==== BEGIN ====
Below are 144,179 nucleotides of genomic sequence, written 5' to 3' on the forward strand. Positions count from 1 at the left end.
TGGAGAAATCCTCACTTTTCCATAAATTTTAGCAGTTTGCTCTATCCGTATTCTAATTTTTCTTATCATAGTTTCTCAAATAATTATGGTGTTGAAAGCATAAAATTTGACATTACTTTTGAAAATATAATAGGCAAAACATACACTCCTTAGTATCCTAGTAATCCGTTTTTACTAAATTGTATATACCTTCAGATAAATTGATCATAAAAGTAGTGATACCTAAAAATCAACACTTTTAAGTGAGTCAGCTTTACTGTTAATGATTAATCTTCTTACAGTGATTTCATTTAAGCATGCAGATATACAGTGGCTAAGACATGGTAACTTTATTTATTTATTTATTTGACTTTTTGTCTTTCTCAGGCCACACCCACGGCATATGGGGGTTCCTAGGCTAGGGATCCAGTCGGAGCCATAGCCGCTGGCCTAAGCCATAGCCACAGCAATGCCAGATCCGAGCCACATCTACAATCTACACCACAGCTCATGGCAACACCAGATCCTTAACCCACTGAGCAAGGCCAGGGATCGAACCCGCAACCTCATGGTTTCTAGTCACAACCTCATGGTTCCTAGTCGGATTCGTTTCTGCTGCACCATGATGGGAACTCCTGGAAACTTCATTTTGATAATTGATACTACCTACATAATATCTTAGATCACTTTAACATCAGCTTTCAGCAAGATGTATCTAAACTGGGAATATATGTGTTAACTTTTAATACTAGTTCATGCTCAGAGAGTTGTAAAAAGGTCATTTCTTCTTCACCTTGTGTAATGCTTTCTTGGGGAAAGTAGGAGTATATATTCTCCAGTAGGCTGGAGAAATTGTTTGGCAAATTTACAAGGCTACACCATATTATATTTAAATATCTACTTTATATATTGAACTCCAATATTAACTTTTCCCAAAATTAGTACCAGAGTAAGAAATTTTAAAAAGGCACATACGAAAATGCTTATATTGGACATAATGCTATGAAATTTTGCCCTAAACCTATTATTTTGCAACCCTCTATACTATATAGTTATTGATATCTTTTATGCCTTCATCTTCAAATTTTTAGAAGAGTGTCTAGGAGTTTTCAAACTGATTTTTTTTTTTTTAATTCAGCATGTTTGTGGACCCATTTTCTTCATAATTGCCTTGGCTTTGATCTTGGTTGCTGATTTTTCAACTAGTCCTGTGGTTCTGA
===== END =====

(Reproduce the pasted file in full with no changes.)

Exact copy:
Below are 144,179 nucleotides of genomic sequence, written 5' to 3' on the forward strand. Positions count from 1 at the left end.
TGGAGAAATCCTCACTTTTCCATAAATTTTAGCAGTTTGCTCTATCCGTATTCTAATTTTTCTTATCATAGTTTCTCAAATAATTATGGTGTTGAAAGCATAAAATTTGACATTACTTTTGAAAATATAATAGGCAAAACATACACTCCTTAGTATCCTAGTAATCCGTTTTTACTAAATTGTATATACCTTCAGATAAATTGATCATAAAAGTAGTGATACCTAAAAATCAACACTTTTAAGTGAGTCAGCTTTACTGTTAATGATTAATCTTCTTACAGTGATTTCATTTAAGCATGCAGATATACAGTGGCTAAGACATGGTAACTTTATTTATTTATTTATTTGACTTTTTGTCTTTCTCAGGCCACACCCACGGCATATGGGGGTTCCTAGGCTAGGGATCCAGTCGGAGCCATAGCCGCTGGCCTAAGCCATAGCCACAGCAATGCCAGATCCGAGCCACATCTACAATCTACACCACAGCTCATGGCAACACCAGATCCTTAACCCACTGAGCAAGGCCAGGGATCGAACCCGCAACCTCATGGTTTCTAGTCACAACCTCATGGTTCCTAGTCGGATTCGTTTCTGCTGCACCATGATGGGAACTCCTGGAAACTTCATTTTGATAATTGATACTACCTACATAATATCTTAGATCACTTTAACATCAGCTTTCAGCAAGATGTATCTAAACTGGGAATATATGTGTTAACTTTTAATACTAGTTCATGCTCAGAGAGTTGTAAAAAGGTCATTTCTTCTTCACCTTGTGTAATGCTTTCTTGGGGAAAGTAGGAGTATATATTCTCCAGTAGGCTGGAGAAATTGTTTGGCAAATTTACAAGGCTACACCATATTATATTTAAATATCTACTTTATATATTGAACTCCAATATTAACTTTTCCCAAAATTAGTACCAGAGTAAGAAATTTTAAAAAGGCACATACGAAAATGCTTATATTGGACATAATGCTATGAAATTTTGCCCTAAACCTATTATTTTGCAACCCTCTATACTATATAGTTATTGATATCTTTTATGCCTTCATCTTCAAATTTTTAGAAGAGTGTCTAGGAGTTTTCAAACTGATTTTTTTTTTTTTAATTCAGCATGTTTGTGGACCCATTTTCTTCATAATTGCCTTGGCTTTGATCTTGGTTGCTGATTTTTCAACTAGTCCTGTGGTTCTGA